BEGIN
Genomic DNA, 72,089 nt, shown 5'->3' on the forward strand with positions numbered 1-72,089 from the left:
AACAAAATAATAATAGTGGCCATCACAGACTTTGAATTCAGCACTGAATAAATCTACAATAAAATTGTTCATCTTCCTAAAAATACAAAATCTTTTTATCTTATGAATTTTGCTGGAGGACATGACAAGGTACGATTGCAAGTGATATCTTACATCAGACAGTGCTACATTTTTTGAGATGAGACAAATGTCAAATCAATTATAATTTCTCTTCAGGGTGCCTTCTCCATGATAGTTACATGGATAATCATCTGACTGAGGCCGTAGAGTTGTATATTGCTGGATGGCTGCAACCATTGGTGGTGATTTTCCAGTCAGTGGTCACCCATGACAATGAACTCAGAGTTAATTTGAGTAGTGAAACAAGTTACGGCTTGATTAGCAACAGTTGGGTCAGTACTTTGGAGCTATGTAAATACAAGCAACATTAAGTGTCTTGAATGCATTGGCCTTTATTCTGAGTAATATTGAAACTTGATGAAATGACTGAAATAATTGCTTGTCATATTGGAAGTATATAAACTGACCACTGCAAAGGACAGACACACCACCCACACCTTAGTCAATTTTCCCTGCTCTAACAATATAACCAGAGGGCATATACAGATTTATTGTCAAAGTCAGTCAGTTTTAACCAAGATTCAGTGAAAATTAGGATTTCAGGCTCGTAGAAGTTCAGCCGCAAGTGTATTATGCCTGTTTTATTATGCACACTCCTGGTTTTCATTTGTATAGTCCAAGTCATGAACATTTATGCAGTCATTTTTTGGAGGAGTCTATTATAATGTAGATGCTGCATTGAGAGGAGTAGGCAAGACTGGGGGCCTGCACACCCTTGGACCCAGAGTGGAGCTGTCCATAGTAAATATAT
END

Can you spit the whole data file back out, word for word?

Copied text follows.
Genomic DNA, 72,089 nt, shown 5'->3' on the forward strand with positions numbered 1-72,089 from the left:
AACAAAATAATAATAGTGGCCATCACAGACTTTGAATTCAGCACTGAATAAATCTACAATAAAATTGTTCATCTTCCTAAAAATACAAAATCTTTTTATCTTATGAATTTTGCTGGAGGACATGACAAGGTACGATTGCAAGTGATATCTTACATCAGACAGTGCTACATTTTTTGAGATGAGACAAATGTCAAATCAATTATAATTTCTCTTCAGGGTGCCTTCTCCATGATAGTTACATGGATAATCATCTGACTGAGGCCGTAGAGTTGTATATTGCTGGATGGCTGCAACCATTGGTGGTGATTTTCCAGTCAGTGGTCACCCATGACAATGAACTCAGAGTTAATTTGAGTAGTGAAACAAGTTACGGCTTGATTAGCAACAGTTGGGTCAGTACTTTGGAGCTATGTAAATACAAGCAACATTAAGTGTCTTGAATGCATTGGCCTTTATTCTGAGTAATATTGAAACTTGATGAAATGACTGAAATAATTGCTTGTCATATTGGAAGTATATAAACTGACCACTGCAAAGGACAGACACACCACCCACACCTTAGTCAATTTTCCCTGCTCTAACAATATAACCAGAGGGCATATACAGATTTATTGTCAAAGTCAGTCAGTTTTAACCAAGATTCAGTGAAAATTAGGATTTCAGGCTCGTAGAAGTTCAGCCGCAAGTGTATTATGCCTGTTTTATTATGCACACTCCTGGTTTTCATTTGTATAGTCCAAGTCATGAACATTTATGCAGTCATTTTTTGGAGGAGTCTATTATAATGTAGATGCTGCATTGAGAGGAGTAGGCAAGACTGGGGGCCTGCACACCCTTGGACCCAGAGTGGAGCTGTCCATAGTAAATATAT